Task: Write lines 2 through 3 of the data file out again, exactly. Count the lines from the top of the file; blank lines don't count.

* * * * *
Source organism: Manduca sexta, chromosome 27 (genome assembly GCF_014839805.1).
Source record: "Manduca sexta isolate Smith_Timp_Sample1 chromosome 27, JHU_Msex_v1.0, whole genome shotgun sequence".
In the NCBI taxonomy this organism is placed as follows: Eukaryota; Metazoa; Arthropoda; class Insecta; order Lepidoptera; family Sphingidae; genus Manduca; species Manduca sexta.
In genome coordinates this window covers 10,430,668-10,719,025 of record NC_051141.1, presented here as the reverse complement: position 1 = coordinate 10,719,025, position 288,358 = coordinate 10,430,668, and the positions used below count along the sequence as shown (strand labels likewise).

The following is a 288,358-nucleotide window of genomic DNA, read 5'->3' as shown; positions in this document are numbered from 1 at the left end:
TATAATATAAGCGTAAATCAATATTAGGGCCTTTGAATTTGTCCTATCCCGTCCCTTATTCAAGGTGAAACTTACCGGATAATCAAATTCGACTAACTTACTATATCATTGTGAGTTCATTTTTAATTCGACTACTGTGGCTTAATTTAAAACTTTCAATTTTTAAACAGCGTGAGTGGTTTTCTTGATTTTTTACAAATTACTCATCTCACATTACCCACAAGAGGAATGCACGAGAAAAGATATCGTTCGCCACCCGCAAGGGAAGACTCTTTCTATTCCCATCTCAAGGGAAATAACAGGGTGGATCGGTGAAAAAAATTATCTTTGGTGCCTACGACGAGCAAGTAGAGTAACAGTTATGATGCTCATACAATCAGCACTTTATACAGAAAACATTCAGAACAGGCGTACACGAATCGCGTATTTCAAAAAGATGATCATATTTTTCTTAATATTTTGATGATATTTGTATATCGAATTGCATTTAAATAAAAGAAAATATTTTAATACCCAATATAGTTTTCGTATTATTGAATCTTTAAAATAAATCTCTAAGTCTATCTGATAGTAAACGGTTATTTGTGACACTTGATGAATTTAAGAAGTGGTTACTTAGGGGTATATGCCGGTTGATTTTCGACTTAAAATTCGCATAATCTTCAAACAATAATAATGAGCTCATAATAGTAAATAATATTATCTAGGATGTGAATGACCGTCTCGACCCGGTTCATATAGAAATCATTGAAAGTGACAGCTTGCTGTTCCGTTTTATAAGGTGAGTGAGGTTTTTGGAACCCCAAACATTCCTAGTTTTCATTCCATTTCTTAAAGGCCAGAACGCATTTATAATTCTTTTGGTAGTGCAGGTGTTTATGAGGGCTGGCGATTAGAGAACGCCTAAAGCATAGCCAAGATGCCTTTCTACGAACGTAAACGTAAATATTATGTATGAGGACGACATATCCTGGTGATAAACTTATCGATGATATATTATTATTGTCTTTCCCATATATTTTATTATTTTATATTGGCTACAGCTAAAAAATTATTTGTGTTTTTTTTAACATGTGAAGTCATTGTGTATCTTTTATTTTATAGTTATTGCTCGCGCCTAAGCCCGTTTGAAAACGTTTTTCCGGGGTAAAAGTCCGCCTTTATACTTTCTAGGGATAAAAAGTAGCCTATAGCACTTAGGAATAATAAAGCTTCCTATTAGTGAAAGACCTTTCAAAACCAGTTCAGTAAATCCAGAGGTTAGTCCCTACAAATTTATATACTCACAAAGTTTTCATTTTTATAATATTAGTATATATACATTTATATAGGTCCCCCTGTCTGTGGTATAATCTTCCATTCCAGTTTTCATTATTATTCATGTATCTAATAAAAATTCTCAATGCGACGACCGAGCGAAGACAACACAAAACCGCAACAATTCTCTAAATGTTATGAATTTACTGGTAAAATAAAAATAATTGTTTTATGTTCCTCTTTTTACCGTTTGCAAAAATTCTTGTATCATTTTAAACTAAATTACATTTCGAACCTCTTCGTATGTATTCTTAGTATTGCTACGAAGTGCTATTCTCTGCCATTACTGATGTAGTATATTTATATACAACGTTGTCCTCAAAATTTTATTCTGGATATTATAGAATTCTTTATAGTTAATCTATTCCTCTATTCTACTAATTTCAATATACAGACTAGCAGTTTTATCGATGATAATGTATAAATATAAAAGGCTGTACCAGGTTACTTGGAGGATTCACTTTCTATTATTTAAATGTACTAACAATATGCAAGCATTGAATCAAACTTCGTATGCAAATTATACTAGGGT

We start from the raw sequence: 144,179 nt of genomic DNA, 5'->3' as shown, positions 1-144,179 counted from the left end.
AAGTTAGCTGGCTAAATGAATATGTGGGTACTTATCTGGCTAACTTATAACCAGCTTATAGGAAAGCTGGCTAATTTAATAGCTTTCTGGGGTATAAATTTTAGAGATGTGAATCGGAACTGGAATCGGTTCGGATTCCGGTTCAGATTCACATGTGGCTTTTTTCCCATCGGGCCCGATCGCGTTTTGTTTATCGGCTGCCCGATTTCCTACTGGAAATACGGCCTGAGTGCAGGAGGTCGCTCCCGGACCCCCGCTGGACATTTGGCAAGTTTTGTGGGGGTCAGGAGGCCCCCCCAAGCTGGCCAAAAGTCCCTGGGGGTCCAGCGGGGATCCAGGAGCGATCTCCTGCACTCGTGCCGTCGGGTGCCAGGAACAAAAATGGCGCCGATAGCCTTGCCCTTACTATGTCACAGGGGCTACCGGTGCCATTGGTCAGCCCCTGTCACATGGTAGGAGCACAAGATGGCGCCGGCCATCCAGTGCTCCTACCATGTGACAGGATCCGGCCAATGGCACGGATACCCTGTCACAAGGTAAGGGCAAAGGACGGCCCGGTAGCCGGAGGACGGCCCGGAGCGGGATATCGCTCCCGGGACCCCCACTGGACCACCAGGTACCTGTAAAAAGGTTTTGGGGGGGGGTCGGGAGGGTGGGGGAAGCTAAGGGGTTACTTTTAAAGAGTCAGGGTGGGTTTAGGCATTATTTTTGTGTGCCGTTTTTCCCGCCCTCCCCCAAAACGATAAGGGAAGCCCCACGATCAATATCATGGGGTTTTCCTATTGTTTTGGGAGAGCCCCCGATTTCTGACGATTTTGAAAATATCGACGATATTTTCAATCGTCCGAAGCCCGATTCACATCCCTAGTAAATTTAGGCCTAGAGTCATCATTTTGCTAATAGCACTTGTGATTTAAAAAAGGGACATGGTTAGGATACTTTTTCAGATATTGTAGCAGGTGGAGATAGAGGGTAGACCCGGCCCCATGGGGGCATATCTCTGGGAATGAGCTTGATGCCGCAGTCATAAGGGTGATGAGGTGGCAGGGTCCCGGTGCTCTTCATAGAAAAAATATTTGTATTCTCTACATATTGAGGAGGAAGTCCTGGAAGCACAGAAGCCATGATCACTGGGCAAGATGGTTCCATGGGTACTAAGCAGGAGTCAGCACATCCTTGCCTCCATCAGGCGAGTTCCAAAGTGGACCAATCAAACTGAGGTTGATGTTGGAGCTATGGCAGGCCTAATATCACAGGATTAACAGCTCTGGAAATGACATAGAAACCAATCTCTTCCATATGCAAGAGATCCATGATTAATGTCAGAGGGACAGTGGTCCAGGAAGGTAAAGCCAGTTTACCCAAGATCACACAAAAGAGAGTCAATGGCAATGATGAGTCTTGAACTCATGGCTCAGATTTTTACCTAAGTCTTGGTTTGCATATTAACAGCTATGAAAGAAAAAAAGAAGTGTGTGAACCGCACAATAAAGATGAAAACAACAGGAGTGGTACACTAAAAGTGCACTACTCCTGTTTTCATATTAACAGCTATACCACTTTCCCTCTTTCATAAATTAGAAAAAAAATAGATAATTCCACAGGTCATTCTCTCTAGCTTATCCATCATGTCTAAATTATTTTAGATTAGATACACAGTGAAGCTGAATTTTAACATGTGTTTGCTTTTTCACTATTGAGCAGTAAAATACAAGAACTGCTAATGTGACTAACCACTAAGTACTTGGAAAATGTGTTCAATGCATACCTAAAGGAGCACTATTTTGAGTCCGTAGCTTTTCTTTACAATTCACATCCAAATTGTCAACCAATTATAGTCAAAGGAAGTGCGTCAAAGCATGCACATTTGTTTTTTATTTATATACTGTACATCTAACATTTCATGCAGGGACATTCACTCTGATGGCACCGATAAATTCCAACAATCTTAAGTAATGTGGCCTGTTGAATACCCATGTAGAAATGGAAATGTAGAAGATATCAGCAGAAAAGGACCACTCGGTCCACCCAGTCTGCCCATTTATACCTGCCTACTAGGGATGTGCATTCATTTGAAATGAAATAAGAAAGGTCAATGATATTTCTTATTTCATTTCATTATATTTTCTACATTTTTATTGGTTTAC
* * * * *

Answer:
Source record: "Manduca sexta isolate Smith_Timp_Sample1 chromosome 27, JHU_Msex_v1.0, whole genome shotgun sequence".
In the NCBI taxonomy this organism is placed as follows: Eukaryota; Metazoa; Arthropoda; class Insecta; order Lepidoptera; family Sphingidae; genus Manduca; species Manduca sexta.